So far so good! Unfortunately, whilst identifying a fly to family level (Sciaridae in this case) is generally tractable, getting much further can be decidedly tricky. The first problem is that there are a lot of families of fly and finding a text-book or key that deals with yours can be difficult or indeed impossible. As luck would have it however, having become interested in flies and having something of a passion for natural history books, last summer I treated myself to some of the Handbooks for the Identification of British Insects from the Royal Entomological Society, amongst them Sciarid Flies by P. Freeman.

The book starts a little ominously:

[Sciard] taxonomy has always presented problems [...] the student has always been faced with a mass of similar looking species which he has been unable to group adequately.

Fortunately Freeman's book provides a detailed guide to identification, covering about half (according to this paper [2], as of 2005 there were 263 species of British Sciaridae in total) the British species across 18 genera.

So how did I get on sifting through the 18 genera of Sciaridae in Dr. Freeman's key? Well, On the basis of wing-vein shape and length, I was able to rule out 4 of the 18 genera; There was no sign of largish hairs ('macrotrichia') on my fly's wing veins, though there were tiny, downy hairs ( 'microtrichia'). This rules out another 5 genera; My fly has tiny spurs on its leg tibia (see photo 1). These are not 'distrinctly longer than the width of the tibia', ruling out the genus Corynoptera. After a little further work I was down to a choice between the genus Bradysia and the genus Lycoriella...and...I dropped my fly on the floor and lost it!!! On the basis of a couple of half-examined features, and the fact that Bradysia is the larger, more common genus, I'm going for Bradysia. But it all goes to show - you can't win 'em all!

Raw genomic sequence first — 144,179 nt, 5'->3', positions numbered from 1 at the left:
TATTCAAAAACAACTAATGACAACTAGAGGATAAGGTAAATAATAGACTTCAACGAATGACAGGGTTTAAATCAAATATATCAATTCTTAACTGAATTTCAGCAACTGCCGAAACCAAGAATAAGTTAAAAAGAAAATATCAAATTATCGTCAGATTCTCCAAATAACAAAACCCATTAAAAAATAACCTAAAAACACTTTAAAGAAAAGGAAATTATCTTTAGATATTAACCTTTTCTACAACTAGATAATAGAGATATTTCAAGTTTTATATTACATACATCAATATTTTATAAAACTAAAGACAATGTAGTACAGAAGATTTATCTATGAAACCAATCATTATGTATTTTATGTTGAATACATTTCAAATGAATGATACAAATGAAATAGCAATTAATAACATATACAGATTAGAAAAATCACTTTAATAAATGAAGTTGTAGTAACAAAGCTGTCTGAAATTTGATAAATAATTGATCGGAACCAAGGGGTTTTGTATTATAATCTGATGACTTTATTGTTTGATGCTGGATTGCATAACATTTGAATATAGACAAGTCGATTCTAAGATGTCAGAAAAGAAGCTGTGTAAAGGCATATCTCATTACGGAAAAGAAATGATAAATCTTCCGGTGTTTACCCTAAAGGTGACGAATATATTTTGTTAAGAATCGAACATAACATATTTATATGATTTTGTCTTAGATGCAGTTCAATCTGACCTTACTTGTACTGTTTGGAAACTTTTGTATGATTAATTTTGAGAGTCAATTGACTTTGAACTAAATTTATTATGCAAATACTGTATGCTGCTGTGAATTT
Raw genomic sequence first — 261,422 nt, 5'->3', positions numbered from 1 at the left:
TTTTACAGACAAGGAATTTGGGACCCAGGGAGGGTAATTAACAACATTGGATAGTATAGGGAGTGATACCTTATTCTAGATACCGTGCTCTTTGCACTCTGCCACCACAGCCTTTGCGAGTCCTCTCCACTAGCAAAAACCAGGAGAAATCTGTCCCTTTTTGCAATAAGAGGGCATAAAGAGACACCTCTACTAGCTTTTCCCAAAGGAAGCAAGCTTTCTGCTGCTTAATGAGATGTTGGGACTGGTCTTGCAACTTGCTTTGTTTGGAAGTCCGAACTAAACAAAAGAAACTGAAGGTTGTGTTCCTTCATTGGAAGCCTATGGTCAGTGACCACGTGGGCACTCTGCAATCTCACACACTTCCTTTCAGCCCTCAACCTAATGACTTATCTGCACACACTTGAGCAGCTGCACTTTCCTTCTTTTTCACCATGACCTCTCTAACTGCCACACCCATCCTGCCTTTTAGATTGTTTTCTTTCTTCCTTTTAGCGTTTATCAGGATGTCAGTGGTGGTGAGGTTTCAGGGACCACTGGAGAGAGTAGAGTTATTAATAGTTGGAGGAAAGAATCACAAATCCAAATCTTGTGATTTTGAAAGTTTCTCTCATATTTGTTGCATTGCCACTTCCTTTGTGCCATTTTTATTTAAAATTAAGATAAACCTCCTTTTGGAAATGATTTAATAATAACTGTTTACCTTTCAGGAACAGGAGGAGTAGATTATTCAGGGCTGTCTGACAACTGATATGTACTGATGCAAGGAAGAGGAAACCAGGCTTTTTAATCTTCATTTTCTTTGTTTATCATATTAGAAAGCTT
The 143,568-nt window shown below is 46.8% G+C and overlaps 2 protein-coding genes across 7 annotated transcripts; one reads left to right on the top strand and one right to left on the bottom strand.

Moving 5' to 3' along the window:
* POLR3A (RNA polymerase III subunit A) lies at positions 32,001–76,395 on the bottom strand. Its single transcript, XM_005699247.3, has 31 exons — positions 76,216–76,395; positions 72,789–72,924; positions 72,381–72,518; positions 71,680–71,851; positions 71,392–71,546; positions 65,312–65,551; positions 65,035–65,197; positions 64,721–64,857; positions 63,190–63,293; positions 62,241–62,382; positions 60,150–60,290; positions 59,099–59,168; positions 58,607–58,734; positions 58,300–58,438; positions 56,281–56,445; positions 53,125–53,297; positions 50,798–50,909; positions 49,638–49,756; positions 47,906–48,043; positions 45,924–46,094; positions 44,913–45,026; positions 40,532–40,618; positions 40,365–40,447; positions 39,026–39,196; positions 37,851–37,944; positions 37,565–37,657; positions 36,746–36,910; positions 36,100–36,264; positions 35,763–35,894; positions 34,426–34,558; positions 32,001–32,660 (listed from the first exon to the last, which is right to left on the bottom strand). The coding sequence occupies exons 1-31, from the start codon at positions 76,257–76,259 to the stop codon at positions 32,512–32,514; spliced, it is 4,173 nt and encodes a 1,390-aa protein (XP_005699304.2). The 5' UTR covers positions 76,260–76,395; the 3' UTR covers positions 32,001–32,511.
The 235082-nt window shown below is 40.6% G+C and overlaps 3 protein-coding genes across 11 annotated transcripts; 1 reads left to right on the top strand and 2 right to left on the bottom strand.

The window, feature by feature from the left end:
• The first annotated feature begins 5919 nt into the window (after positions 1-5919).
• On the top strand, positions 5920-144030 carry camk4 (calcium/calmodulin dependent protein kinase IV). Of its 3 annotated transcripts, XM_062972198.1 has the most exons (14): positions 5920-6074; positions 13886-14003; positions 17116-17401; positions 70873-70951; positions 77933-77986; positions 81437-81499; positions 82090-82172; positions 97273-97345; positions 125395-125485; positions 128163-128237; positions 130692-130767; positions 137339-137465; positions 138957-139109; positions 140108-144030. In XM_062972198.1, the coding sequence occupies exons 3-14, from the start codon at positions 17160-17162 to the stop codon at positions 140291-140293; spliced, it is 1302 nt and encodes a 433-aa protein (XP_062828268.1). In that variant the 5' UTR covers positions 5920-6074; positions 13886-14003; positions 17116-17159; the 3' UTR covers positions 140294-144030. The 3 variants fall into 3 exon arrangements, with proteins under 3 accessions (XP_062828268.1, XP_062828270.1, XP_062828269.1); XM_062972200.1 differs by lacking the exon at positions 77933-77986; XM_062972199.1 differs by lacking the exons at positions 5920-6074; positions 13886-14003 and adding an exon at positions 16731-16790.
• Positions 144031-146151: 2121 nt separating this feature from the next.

[1] C. T. Brues,
A Migrating Army of Sciarid Larvae in the Philippines, Psyche 58:73-76, 1951.

[2] Zoological Journal of the Linnean Society, 2006,146, 1–147. The sciarid fauna of the British Isles (Diptera: Sciaridae), including descriptions of six new species Frank Menzel, Jane E. Smith and Peter J. Chandler